Lake Huron Locust (Trimerotropis huroniana)
If you've walked along the beaches of the Great Lakes in the eastern Upper Peninsula or northern Lower Peninsula, you may have shared the beach with one of Michigan's rarest insects, the state-threatened Lake Huron locust (Trimerotropis huroniana). This member of the short-horned grasshopper family (Acrididae) inhabits coastal dune areas in northern Michigan, northeastern Wisconsin, and the central Lake Huron shoreline of Ontario.
The Lake Huron locust is a small insect, ranging from 1 to 1.6 inches (24-40 mm) in size. The body is usually silver to ash gray with darker brown and white markings. Males can easily be distinguished from females by their noisier flight and smaller body size.
The preferred habitat of the Lake Huron locust is sparsely vegetated, high quality coastal sand dunes. In these areas, it can occur in high numbers and is usually the dominant grasshopper species. Their numbers quickly decline where the open dunes progress inland into heavily vegetated, wooded, or disturbed areas. This species is ground dwelling, meaning it almost never climbs onto foliage or other supports.
Lake Huron locusts are herbivorous, feeding primarily by clipping off vegetation near the base of dune grasses and forbs. Species common in locust habitat include dune grass (Calamovilfa longifolia), beach grass (Ammophila breviligulata), and wild wormwood (Artemisia campestris). Nymphs (young locusts) may also supplement their diet by scavenging dead insects.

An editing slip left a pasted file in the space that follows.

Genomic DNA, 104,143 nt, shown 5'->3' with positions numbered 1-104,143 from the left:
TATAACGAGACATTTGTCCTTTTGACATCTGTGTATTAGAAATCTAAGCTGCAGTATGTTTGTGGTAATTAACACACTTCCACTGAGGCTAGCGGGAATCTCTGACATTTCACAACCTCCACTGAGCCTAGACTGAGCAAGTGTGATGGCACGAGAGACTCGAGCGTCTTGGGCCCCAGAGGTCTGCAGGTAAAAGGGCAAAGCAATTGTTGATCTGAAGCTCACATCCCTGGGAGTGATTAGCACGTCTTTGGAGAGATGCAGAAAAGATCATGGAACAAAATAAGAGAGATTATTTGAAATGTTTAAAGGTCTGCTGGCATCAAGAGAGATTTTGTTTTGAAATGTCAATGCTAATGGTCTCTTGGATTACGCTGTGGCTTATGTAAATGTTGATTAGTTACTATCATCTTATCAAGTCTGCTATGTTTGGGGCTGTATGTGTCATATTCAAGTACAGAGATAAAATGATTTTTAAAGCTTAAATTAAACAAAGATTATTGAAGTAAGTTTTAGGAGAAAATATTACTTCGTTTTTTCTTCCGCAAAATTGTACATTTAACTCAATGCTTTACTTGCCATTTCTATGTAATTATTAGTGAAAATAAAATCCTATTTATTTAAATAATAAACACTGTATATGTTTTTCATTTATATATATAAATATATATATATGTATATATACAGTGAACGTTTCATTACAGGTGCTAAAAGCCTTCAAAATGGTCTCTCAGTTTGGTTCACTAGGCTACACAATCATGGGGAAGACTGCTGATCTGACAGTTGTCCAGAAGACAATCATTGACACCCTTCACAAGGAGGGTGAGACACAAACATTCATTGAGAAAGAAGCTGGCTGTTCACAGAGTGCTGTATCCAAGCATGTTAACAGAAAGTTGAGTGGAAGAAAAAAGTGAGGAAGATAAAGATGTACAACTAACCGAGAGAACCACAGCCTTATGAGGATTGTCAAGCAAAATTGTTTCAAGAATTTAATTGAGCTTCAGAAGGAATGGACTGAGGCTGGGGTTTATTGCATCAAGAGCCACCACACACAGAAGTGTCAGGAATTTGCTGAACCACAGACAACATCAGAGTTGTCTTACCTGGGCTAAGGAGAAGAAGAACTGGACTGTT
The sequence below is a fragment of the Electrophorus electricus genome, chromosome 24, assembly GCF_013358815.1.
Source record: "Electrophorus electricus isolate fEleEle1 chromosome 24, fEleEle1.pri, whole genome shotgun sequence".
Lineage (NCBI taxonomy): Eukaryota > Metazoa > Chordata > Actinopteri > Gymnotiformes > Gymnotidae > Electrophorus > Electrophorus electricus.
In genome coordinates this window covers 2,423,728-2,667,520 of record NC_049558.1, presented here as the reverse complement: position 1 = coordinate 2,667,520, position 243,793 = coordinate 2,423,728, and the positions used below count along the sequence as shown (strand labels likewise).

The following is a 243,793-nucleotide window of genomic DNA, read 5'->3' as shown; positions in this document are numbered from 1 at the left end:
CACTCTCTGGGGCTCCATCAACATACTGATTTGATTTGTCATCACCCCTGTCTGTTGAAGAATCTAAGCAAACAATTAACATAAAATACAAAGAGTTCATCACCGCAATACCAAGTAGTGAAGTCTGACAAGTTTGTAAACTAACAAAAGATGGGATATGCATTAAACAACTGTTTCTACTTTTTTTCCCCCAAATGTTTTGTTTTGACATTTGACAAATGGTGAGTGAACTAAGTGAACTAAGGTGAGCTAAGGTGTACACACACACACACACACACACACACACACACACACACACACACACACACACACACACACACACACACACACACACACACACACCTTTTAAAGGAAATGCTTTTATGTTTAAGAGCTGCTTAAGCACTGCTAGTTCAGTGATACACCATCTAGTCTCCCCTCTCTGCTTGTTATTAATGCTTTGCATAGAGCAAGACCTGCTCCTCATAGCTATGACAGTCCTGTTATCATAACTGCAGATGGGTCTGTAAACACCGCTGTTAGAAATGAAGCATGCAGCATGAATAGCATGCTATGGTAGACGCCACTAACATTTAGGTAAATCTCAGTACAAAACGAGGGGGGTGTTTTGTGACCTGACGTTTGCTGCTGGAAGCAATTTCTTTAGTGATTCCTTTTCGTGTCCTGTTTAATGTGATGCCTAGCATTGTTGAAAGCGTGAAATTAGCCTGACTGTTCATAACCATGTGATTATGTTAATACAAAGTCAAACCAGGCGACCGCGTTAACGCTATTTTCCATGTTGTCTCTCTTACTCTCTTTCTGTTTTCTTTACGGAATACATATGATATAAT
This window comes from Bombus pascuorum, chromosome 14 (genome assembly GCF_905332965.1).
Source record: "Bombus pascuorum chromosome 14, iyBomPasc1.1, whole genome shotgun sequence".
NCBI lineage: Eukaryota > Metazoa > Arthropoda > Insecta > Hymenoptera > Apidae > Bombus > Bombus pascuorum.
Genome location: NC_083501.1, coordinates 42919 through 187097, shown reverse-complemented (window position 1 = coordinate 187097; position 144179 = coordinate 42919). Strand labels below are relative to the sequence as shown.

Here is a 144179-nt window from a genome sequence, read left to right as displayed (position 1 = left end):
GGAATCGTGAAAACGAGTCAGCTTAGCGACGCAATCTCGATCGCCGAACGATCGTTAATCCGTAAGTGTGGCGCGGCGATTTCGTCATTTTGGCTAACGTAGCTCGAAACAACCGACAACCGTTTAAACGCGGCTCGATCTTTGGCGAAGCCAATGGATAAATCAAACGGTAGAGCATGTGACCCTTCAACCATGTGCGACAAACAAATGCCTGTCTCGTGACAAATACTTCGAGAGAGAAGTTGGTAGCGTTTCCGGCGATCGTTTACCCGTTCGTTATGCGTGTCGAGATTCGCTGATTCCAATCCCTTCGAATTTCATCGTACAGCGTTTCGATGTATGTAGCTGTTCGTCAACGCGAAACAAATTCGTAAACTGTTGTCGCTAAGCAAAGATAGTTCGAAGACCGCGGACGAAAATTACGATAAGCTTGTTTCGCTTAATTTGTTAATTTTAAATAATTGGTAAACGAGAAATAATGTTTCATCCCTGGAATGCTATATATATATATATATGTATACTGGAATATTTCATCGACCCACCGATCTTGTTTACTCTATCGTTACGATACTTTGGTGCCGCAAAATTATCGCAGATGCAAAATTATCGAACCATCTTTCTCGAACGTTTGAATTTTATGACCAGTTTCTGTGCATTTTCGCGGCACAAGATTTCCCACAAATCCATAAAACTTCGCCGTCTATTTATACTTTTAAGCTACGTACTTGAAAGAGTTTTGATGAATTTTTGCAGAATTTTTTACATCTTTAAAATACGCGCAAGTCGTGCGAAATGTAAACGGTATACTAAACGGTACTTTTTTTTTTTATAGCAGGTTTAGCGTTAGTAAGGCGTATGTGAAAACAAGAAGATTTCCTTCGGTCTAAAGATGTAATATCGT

Reproduction occurs in mid-summer. Males attempt to gain the attention of females by crepitating (the cracking noise caused by the flashing and snapping of their wings) in a courtship flight. Once mating occurs, females lay their eggs in the soft beach sands where they remain over winter. Nymphs will emerge in late spring and mature by mid-July to begin the cycle anew.
Extensive development of the Great Lakes shoreline has degraded or destroyed much of the Lake Huron locust's former habitat. Management practices that keep natural dune processes in place are critical to the long-term survival of this species. You can do your part by: 1) Learning how to identify the Lake Huron locust and its habitat; 2) Keeping disturbance to a minimum; and 3) purchasing a critical habitat license plate. Revenues from license plate sales go directly towards the management of Michigan's nongame, threatened, and endangered fish and wildlife.
The next time you watch the sunrise or sunset on the Great Lakes, keep an eye on the beach too - you might just catch a glimpse of one of Michigan's most unique insects!.